Beethoven: Panorama (CD review)

Leonore Overture; Piano Concerto No. 4; Symphony No. 5; Piano Sonatas 17 & 21; String Quartet "Razumovsky." Carlos Kleiber, Claudio Abbado, Karl Bohm, Maurizio Pollini. DG Panorama 289 469 112-2 (2-disc set).

This two-disc set began DG's second series of "Panorama" double albums, featuring some of the company's best older recordings of Beethoven. Like many others in the series, these discs offer some magical and highly persuasive moments at a relatively low price. It remains a bargain and a must-have if you don't already have these performances in your library.

The program begins with the Leonore Overture, performed by Claudio Abbado and the Vienna Philharmonic, recorded in 1991. The performance displays commendable energy and drive, but finds flaw in its mediocre, curiously lifeless sound.

Following the overture on disc one is the Fourth Piano Concerto with pianist Maurizio Pollini and conductor Karl Bohm with the Vienna Philharmonic. Pollini's playing appears a bit distant but as always his craftsmanship and precision are without peer. The recording, made in 1976, is fuller, warmer, and more ambient than the later Abbado productions and provides a more comfortable listening experience.

Carlos Kleiber
Disc one concludes with what is perhaps the most famous and most critically acclaimed recording of the last forty or fifty years, Carlos Kleiber's 1975 rendition of the Fifth Symphony, also with the Vienna Philharmonic. The set would be worth its price for this electrifying and emotionally charged performance alone. On a side note, DG also offer this Fifth Symphony in their "Originals" series of single discs, coupled with Kleiber's excellent interpretation of the Seventh Symphony.

Disc two begins with a pair of piano sonatas, No. 21 "Waldstein," and No. 17 "The Tempest." Both find pianistic perfection in a 1989 recording by Maurizio Pollini. The lineup concludes with the String Quartet in C major, Op. 59, No. 3 "Razumovsky." Recorded in 1997 by the Emerson String Quartet, it is immediate in sound and evocative in spirit.

Given that so many record companies are repackaging older material these days, it's good to see DG doing so with such good taste, creativity, and generosity. What's more, given that DG first issued this set some years ago, one can find it at a ridiculously low price new or almost nothing used. You won't find better value anywhere in the world of recorded music.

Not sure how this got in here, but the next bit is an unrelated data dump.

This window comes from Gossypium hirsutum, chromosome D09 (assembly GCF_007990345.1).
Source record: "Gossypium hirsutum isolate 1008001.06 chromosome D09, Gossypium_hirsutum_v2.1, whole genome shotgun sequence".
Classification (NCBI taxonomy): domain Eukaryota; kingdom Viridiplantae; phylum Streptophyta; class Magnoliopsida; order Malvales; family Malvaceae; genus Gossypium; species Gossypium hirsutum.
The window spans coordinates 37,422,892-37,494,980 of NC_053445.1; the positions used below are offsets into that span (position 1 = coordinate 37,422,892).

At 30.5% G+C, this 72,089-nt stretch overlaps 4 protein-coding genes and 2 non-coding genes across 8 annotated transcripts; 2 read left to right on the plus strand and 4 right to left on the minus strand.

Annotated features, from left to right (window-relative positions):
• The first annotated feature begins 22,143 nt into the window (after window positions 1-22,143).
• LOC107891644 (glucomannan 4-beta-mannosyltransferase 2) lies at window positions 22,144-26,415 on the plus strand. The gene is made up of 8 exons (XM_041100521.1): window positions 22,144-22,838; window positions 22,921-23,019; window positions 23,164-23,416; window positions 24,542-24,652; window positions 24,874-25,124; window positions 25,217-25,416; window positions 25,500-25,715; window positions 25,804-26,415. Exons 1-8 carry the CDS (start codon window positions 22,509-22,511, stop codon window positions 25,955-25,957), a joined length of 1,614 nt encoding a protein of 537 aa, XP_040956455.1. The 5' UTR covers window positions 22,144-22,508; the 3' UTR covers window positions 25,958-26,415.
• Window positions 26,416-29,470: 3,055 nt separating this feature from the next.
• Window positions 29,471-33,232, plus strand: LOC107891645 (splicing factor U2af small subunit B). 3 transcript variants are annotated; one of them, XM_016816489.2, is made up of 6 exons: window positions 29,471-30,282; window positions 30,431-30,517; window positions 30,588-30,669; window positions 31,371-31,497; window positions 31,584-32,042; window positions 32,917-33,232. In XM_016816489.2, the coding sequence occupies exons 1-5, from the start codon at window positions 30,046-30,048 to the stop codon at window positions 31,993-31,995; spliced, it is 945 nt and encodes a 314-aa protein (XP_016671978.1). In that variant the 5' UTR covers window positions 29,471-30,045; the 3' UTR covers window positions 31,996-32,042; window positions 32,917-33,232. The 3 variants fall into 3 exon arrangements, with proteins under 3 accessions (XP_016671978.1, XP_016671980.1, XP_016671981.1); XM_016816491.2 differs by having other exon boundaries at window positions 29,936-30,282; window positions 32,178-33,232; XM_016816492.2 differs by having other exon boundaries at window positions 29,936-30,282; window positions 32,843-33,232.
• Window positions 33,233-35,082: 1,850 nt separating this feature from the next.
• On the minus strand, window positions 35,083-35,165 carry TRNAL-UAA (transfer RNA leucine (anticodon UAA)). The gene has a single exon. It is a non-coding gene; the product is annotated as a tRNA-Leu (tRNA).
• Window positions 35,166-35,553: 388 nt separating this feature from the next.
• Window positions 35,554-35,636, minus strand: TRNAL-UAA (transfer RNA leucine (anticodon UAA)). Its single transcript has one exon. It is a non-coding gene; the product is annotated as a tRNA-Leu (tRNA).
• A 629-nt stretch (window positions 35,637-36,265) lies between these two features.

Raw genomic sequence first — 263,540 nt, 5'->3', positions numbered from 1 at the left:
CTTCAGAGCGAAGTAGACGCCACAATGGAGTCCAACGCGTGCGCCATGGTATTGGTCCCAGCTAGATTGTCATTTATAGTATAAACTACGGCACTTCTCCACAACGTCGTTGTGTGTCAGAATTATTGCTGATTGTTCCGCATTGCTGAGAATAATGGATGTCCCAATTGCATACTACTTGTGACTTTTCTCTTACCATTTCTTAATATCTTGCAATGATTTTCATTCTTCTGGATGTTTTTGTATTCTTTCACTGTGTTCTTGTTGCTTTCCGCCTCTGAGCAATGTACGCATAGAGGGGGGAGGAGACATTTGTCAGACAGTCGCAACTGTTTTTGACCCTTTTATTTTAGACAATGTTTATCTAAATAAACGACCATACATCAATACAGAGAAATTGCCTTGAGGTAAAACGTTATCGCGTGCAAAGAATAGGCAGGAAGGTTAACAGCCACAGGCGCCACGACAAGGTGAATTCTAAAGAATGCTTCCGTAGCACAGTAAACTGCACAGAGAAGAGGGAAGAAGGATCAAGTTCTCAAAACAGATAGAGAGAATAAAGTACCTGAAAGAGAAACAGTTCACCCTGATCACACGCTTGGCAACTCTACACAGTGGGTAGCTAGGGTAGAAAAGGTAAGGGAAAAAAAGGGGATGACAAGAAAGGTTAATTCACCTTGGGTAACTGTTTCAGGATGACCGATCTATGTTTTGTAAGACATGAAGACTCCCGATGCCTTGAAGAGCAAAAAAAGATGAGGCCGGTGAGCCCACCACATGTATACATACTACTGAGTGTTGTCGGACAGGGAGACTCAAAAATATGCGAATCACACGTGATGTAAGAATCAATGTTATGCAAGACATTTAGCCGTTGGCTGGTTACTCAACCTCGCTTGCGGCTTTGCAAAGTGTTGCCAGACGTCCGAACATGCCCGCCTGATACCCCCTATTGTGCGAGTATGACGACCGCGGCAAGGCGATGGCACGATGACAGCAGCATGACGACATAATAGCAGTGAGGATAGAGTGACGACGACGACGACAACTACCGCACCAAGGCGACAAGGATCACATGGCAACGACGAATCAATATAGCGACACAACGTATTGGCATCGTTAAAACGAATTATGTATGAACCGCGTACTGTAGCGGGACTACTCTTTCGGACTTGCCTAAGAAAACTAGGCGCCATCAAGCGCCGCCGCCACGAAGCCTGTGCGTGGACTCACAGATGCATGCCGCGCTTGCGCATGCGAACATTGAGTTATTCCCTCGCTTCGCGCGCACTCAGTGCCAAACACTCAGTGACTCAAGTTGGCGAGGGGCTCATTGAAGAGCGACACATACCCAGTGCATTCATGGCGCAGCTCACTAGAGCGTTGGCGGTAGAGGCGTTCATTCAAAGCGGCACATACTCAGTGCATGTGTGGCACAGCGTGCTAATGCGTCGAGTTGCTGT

JJP

To listen to a brief excerpt from this album, click below:


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John J. Puccio

John J. Puccio

About the Author

Understand, I'm just an everyday guy reacting to something I love. And I've been doing it for a very long time, my appreciation for classical music starting with the musical excerpts on The Big John and Sparkie radio show in the early Fifties and the purchase of my first recording, The 101 Strings Play the Classics, around 1956. In the late Sixties I began teaching high school English and Film Studies as well as becoming interested in hi-fi, my audio ambitions graduating me from a pair of AR-3 speakers to the Fulton J's recommended by The Stereophile's J. Gordon Holt. In the early Seventies, I began writing for a number of audio magazines, including Audio Excellence, Audio Forum, The Boston Audio Society Speaker, The American Record Guide, and from 1976 until 2008, The $ensible Sound, for which I served as Classical Music Editor.

Today, I'm retired from teaching and use a pair of bi-amped VMPS RM40s loudspeakers for my listening. In addition to writing the Classical Candor blog, I served as the Movie Review Editor for the Web site Movie Metropolis (formerly DVDTown) from 1997-2013. Music and movies. Life couldn't be better.

Mission Statement

It is the goal of Classical Candor to promote the enjoyment of classical music. Other forms of music come and go--minuets, waltzes, ragtime, blues, jazz, bebop, country-western, rock-'n'-roll, heavy metal, rap, and the rest--but classical music has been around for hundreds of years and will continue to be around for hundreds more. It's no accident that every major city in the world has one or more symphony orchestras.

When I was young, I heard it said that only intellectuals could appreciate classical music, that it required dedicated concentration to appreciate. Nonsense. I'm no intellectual, and I've always loved classical music. Anyone who's ever seen and enjoyed Disney's Fantasia or a Looney Tunes cartoon playing Rossini's William Tell Overture or Liszt's Hungarian Rhapsody No. 2 can attest to the power and joy of classical music, and that's just about everybody.

So, if Classical Candor can expand one's awareness of classical music and bring more joy to one's life, more power to it. It's done its job.

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"Their Master's Voice" by Michael Sowa

"Their Master's Voice" by Michael Sowa